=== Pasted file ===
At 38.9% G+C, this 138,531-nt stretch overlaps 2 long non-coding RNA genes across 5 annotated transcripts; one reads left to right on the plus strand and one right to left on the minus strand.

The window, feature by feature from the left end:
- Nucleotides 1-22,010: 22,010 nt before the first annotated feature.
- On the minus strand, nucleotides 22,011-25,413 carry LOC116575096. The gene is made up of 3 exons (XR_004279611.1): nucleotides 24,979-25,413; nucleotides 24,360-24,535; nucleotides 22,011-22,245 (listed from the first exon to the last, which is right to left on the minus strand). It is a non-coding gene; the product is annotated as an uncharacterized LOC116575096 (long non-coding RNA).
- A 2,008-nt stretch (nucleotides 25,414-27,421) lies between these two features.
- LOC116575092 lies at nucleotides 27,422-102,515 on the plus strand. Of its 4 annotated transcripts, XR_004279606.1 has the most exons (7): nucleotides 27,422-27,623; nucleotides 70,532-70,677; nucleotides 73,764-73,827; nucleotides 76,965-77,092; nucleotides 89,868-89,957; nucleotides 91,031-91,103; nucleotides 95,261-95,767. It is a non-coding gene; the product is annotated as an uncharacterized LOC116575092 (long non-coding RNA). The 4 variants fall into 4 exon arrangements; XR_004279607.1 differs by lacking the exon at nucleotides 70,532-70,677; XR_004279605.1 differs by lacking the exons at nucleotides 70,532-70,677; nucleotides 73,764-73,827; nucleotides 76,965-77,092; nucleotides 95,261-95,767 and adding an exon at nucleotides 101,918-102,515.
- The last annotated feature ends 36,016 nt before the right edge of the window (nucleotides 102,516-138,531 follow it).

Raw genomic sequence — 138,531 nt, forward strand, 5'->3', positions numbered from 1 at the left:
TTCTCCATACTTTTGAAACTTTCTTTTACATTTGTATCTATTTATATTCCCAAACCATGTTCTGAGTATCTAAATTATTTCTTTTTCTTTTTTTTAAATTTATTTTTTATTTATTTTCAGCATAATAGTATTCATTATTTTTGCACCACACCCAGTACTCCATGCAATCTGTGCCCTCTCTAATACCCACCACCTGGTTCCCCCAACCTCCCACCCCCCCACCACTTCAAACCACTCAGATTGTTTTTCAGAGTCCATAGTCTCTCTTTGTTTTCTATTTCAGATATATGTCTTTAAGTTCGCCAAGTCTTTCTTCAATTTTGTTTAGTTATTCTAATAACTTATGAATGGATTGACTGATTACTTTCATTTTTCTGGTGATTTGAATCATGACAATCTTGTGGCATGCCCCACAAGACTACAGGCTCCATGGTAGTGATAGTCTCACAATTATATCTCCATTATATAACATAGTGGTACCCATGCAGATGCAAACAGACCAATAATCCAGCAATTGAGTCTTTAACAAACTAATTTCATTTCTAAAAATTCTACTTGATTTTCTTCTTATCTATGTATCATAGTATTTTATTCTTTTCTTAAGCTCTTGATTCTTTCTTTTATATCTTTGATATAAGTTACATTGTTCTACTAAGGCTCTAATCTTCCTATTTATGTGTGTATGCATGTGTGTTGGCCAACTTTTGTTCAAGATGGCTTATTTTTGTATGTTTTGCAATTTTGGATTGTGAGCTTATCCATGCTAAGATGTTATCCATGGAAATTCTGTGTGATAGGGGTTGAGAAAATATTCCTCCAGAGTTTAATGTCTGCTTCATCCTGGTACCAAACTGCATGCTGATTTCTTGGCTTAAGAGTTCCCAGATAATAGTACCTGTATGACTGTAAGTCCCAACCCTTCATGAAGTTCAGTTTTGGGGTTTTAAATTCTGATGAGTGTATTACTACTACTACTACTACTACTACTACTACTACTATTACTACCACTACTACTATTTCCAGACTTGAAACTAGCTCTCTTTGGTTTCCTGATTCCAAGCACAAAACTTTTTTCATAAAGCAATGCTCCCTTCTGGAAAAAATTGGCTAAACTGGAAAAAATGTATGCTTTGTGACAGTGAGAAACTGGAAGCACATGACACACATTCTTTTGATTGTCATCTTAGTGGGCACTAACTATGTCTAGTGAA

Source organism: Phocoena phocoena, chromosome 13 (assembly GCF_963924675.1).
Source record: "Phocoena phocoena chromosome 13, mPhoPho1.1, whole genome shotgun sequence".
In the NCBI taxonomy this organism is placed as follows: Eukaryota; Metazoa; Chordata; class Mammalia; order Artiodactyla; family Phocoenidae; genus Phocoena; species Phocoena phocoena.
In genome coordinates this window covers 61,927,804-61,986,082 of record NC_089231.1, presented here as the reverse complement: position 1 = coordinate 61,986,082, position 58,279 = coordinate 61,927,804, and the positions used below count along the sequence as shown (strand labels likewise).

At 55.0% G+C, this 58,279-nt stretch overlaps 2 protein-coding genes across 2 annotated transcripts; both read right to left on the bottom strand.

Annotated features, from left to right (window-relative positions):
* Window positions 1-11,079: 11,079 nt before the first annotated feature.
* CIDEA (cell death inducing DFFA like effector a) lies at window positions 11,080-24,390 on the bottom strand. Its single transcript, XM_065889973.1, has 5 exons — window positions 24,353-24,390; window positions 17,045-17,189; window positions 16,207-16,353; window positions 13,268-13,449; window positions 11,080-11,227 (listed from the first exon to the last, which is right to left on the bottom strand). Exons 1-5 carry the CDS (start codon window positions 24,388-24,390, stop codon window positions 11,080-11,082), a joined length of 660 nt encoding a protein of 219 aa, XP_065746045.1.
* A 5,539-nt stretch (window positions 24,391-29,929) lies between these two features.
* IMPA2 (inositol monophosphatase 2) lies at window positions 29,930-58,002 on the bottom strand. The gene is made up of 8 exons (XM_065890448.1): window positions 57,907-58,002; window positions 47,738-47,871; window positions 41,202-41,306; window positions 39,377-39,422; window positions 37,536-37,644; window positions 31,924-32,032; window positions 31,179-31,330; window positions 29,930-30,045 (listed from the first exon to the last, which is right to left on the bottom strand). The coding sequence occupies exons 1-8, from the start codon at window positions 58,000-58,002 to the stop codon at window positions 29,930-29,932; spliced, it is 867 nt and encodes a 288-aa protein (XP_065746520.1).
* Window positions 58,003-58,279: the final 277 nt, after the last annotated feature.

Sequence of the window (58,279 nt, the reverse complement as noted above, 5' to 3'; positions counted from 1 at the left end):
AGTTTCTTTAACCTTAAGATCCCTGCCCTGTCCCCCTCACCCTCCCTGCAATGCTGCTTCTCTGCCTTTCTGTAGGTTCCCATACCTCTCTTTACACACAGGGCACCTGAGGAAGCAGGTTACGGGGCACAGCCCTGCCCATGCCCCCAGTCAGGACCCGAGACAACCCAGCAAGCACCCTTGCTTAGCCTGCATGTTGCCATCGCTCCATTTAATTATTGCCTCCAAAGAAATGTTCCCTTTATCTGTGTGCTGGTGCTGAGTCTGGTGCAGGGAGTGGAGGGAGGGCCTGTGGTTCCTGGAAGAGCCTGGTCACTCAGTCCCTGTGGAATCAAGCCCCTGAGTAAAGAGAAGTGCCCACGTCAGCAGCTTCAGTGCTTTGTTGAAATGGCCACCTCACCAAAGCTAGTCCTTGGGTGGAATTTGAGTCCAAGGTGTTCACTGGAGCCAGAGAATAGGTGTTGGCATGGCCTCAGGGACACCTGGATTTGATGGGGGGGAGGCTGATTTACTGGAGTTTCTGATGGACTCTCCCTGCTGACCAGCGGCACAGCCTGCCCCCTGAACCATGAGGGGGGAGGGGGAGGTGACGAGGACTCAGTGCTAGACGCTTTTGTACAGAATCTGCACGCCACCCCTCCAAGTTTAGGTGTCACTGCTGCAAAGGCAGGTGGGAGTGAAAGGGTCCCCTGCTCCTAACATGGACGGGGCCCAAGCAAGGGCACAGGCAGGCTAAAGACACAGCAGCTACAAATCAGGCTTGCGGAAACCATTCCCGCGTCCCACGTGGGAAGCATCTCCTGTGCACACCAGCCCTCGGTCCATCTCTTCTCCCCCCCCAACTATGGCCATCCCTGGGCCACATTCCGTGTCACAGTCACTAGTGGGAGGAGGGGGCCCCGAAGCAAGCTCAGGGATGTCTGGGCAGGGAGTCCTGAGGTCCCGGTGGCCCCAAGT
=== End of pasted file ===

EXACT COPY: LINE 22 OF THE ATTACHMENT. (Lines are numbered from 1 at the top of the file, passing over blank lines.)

AGTTTCTTTAACCTTAAGATCCCTGCCCTGTCCCCCTCACCCTCCCTGCAATGCTGCTTCTCTGCCTTTCTGTAGGTTCCCATACCTCTCTTTACACACAGGGCACCTGAGGAAGCAGGTTACGGGGCACAGCCCTGCCCATGCCCCCAGTCAGGACCCGAGACAACCCAGCAAGCACCCTTGCTTAGCCTGCATGTTGCCATCGCTCCATTTAATTATTGCCTCCAAAGAAATGTTCCCTTTATCTGTGTGCTGGTGCTGAGTCTGGTGCAGGGAGTGGAGGGAGGGCCTGTGGTTCCTGGAAGAGCCTGGTCACTCAGTCCCTGTGGAATCAAGCCCCTGAGTAAAGAGAAGTGCCCACGTCAGCAGCTTCAGTGCTTTGTTGAAATGGCCACCTCACCAAAGCTAGTCCTTGGGTGGAATTTGAGTCCAAGGTGTTCACTGGAGCCAGAGAATAGGTGTTGGCATGGCCTCAGGGACACCTGGATTTGATGGGGGGGAGGCTGATTTACTGGAGTTTCTGATGGACTCTCCCTGCTGACCAGCGGCACAGCCTGCCCCCTGAACCATGAGGGGGGAGGGGGAGGTGACGAGGACTCAGTGCTAGACGCTTTTGTACAGAATCTGCACGCCACCCCTCCAAGTTTAGGTGTCACTGCTGCAAAGGCAGGTGGGAGTGAAAGGGTCCCCTGCTCCTAACATGGACGGGGCCCAAGCAAGGGCACAGGCAGGCTAAAGACACAGCAGCTACAAATCAGGCTTGCGGAAACCATTCCCGCGTCCCACGTGGGAAGCATCTCCTGTGCACACCAGCCCTCGGTCCATCTCTTCTCCCCCCCCAACTATGGCCATCCCTGGGCCACATTCCGTGTCACAGTCACTAGTGGGAGGAGGGGGCCCCGAAGCAAGCTCAGGGATGTCTGGGCAGGGAGTCCTGAGGTCCCGGTGGCCCCAAGT